Let's face it. Not every writer has been able to make the leap from the romance category to mainstream fiction without producing a literary stumble or losing a bit of her audience. That is not the case for Donna Hill, dubbed the queen of African-American romance, whose latest novel, If I Could, features many of the author's trademark qualities: strong characterizations, complex moral questions and absorbing plot lines. Regina Everette, the book's heroine, is having a mid-life crisis of monumental proportions. A journalist, she fights emotional burnout from one too many crime stories, insensitive editors with a need for the grisly and sensational, and grueling deadlines. Her restlessness has now seeped into her life after hours, shattering the false calm of her sedate marriage with the seemingly perfect husband. That sense of emptiness and frustration compels her to leave Russell, her husband, and her job on the newspaper for a chance to find her own peace and follow her dream of being her own boss. Neither her husband, children or friends know what to make of this sudden transformation in Regina and hope she'll snap out of it. Hill does a fine job of detailing her character's inner conflicts without sinking into a tirade of psychobabble and soapy pathos. Even Regina, as Hill portrays her, seems to be making it up as she goes along.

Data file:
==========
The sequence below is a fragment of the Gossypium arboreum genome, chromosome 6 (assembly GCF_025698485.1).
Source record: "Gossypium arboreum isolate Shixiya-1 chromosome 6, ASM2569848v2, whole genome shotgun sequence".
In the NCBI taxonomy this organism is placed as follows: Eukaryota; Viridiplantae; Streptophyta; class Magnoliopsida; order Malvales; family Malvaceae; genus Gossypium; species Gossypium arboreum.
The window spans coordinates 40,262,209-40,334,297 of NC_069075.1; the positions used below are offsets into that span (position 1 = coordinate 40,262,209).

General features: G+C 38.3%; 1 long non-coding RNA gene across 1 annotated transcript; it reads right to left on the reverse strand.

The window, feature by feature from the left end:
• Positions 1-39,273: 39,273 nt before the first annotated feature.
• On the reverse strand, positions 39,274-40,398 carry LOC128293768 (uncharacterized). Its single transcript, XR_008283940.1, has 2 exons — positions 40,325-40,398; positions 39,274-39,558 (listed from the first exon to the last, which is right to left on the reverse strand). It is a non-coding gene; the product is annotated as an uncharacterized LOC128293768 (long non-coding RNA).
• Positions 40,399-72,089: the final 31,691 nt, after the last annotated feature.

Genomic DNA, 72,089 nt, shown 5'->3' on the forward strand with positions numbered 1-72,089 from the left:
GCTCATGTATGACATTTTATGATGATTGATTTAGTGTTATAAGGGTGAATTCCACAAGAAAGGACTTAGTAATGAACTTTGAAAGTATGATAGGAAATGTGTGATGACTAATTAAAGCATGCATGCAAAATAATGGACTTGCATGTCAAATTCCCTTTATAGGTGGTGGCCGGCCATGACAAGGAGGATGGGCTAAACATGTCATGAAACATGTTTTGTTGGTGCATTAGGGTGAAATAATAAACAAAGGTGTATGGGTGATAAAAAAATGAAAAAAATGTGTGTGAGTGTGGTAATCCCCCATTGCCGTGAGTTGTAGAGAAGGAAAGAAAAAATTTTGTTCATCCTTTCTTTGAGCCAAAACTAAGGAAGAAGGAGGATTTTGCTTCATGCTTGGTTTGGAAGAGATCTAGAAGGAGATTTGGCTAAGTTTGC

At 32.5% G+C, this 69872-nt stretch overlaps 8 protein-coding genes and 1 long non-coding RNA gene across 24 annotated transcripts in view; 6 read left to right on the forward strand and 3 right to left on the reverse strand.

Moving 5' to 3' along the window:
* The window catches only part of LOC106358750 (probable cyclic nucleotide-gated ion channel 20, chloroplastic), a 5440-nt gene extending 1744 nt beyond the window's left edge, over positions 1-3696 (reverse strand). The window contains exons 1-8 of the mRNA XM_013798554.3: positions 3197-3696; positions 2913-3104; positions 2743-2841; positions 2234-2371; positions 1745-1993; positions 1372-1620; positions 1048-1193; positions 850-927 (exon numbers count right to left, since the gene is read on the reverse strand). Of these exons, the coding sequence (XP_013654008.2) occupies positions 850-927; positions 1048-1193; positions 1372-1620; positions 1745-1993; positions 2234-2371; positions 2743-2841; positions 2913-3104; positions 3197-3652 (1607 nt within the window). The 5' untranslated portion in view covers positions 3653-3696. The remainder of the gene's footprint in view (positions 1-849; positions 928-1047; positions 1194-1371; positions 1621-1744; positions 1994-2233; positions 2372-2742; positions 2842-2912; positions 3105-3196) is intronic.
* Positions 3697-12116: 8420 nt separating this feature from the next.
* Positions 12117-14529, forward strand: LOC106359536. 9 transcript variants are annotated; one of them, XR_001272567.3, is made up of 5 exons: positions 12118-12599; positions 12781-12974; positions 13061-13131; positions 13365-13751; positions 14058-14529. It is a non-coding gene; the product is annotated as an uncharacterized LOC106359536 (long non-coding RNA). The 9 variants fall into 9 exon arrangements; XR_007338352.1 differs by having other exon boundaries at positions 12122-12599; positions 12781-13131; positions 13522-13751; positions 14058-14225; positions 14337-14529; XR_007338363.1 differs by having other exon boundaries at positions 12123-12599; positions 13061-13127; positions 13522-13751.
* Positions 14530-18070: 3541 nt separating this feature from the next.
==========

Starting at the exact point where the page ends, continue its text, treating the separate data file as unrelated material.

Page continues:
Nobody is more spooked by the changes in Regina's personality than her two gal-pals, Antoinette and Victoria, but they fail to persuade her to hold on to what they see as the perfect life. The turmoil in Regina's life forces her friends to question what is happening in their own tidy, stale existences and to realize that neither of them is truly satisfied with her own identity as a woman or a wife.

Hill uses her trio of female characters to ask a bevy of moral questions that probably confront most women at some point in their lives. First, how much are you willing to sacrifice for your own brand of happiness? Second, are you willing to deal with the consequences of your choices without excessive regret and second-guessing? To put these questions and others under the spotlight, she creates a series of engrossing scenes that delve deeply into the timely issues of female enpowerment, self-determination, race, class and the duality of choice.

As the novel proceeds, both of Regina's girlfriends watch their own lives derail, while their floundering buddy slowly regains her footing and reclaims her life on her own terms.

If I Could should be a welcome treat for Hill's fans of her unconventional romance novels as well as a revelation for critics soured on the ongoing series of cookie-cutter relationship fiction coming to market. This is commercial fiction with heart, soul and bite.

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